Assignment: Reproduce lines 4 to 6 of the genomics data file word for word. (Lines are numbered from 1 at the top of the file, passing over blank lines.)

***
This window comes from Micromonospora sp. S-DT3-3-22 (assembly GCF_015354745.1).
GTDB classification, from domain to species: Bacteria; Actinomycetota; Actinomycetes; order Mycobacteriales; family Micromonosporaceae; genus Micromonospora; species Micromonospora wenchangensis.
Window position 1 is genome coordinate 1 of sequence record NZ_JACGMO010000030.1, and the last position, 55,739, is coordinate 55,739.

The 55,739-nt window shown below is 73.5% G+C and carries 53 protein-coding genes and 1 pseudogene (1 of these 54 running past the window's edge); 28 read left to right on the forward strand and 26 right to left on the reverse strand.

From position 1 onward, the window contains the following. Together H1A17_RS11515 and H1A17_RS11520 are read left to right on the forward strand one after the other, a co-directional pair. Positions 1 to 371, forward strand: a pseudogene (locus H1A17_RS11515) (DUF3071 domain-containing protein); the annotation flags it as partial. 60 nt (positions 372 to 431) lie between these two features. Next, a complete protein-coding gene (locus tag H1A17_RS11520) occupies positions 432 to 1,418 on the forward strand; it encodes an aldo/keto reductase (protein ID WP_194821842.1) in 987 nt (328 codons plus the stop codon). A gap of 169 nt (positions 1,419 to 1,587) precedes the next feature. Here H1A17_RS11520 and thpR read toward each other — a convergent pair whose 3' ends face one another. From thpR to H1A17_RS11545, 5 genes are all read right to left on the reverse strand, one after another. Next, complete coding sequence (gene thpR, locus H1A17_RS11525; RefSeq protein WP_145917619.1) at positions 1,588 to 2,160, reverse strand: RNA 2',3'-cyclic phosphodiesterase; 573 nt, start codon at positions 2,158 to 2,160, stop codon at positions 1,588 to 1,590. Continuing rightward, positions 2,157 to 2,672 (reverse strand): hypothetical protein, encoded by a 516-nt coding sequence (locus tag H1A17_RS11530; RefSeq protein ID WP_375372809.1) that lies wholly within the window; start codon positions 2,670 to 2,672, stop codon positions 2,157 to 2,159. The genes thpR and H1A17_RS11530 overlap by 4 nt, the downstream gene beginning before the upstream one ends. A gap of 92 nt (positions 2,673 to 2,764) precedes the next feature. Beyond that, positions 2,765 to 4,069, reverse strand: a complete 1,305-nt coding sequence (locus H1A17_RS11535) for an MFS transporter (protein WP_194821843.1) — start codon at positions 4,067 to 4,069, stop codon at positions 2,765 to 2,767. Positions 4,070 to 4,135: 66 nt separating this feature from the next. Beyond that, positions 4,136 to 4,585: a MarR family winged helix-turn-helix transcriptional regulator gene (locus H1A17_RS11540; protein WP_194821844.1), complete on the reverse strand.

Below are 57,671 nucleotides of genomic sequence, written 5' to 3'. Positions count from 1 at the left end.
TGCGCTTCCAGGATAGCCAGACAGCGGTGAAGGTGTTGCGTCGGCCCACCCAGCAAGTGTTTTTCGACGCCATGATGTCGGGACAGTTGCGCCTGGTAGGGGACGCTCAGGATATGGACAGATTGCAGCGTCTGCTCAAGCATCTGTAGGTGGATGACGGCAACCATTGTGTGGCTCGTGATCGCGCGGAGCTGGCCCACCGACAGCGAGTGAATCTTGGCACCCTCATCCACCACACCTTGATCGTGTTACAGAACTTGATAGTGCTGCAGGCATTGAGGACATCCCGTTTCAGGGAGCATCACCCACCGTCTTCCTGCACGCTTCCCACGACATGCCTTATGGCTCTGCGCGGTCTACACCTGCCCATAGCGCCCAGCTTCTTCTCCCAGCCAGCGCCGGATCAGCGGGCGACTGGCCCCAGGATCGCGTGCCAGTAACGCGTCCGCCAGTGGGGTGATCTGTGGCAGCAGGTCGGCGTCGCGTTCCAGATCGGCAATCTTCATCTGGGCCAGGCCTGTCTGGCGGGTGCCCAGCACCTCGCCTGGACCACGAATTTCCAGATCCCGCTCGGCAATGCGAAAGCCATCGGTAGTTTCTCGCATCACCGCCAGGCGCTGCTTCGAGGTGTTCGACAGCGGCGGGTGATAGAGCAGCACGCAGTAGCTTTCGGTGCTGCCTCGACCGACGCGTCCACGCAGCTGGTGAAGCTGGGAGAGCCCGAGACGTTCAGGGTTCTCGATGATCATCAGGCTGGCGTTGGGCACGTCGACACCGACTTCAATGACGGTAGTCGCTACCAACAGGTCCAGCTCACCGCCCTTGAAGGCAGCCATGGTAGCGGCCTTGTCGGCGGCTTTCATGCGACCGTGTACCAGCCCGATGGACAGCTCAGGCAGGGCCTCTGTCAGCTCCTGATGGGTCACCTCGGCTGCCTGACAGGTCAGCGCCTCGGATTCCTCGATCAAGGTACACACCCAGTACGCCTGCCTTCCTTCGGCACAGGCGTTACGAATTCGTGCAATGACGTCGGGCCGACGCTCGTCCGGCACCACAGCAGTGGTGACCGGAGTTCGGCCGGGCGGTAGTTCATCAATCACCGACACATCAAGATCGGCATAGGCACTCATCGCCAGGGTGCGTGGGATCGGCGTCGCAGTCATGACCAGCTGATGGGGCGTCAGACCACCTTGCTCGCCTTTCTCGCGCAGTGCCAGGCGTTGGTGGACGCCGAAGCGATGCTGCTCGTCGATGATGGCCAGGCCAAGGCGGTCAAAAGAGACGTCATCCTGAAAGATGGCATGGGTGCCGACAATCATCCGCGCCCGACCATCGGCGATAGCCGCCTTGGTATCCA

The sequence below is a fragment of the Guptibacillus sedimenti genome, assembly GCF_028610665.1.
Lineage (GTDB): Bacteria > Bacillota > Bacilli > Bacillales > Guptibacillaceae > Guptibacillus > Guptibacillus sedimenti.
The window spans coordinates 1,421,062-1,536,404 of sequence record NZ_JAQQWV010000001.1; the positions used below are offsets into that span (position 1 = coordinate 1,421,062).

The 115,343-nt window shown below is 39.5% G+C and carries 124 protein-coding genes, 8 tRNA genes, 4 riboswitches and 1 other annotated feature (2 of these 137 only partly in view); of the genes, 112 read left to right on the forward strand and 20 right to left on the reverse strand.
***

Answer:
The 55,739-nt window shown below is 73.5% G+C and carries 53 protein-coding genes and 1 pseudogene (1 of these 54 running past the window's edge); 28 read left to right on the forward strand and 26 right to left on the reverse strand.

From position 1 onward, the window contains the following. Together H1A17_RS11515 and H1A17_RS11520 are read left to right on the forward strand one after the other, a co-directional pair. Positions 1 to 371, forward strand: a pseudogene (locus H1A17_RS11515) (DUF3071 domain-containing protein); the annotation flags it as partial. 60 nt (positions 372 to 431) lie between these two features. Next, a complete protein-coding gene (locus tag H1A17_RS11520) occupies positions 432 to 1,418 on the forward strand; it encodes an aldo/keto reductase (protein ID WP_194821842.1) in 987 nt (328 codons plus the stop codon). A gap of 169 nt (positions 1,419 to 1,587) precedes the next feature. Here H1A17_RS11520 and thpR read toward each other — a convergent pair whose 3' ends face one another. From thpR to H1A17_RS11545, 5 genes are all read right to left on the reverse strand, one after another. Next, complete coding sequence (gene thpR, locus H1A17_RS11525; RefSeq protein WP_145917619.1) at positions 1,588 to 2,160, reverse strand: RNA 2',3'-cyclic phosphodiesterase; 573 nt, start codon at positions 2,158 to 2,160, stop codon at positions 1,588 to 1,590. Continuing rightward, positions 2,157 to 2,672 (reverse strand): hypothetical protein, encoded by a 516-nt coding sequence (locus tag H1A17_RS11530; RefSeq protein ID WP_375372809.1) that lies wholly within the window; start codon positions 2,670 to 2,672, stop codon positions 2,157 to 2,159. The genes thpR and H1A17_RS11530 overlap by 4 nt, the downstream gene beginning before the upstream one ends. A gap of 92 nt (positions 2,673 to 2,764) precedes the next feature. Beyond that, positions 2,765 to 4,069, reverse strand: a complete 1,305-nt coding sequence (locus H1A17_RS11535) for an MFS transporter (protein WP_194821843.1) — start codon at positions 4,067 to 4,069, stop codon at positions 2,765 to 2,767. Positions 4,070 to 4,135: 66 nt separating this feature from the next. Beyond that, positions 4,136 to 4,585: a MarR family winged helix-turn-helix transcriptional regulator gene (locus H1A17_RS11540; protein WP_194821844.1), complete on the reverse strand.

Below are 57,671 nucleotides of genomic sequence, written 5' to 3'. Positions count from 1 at the left end.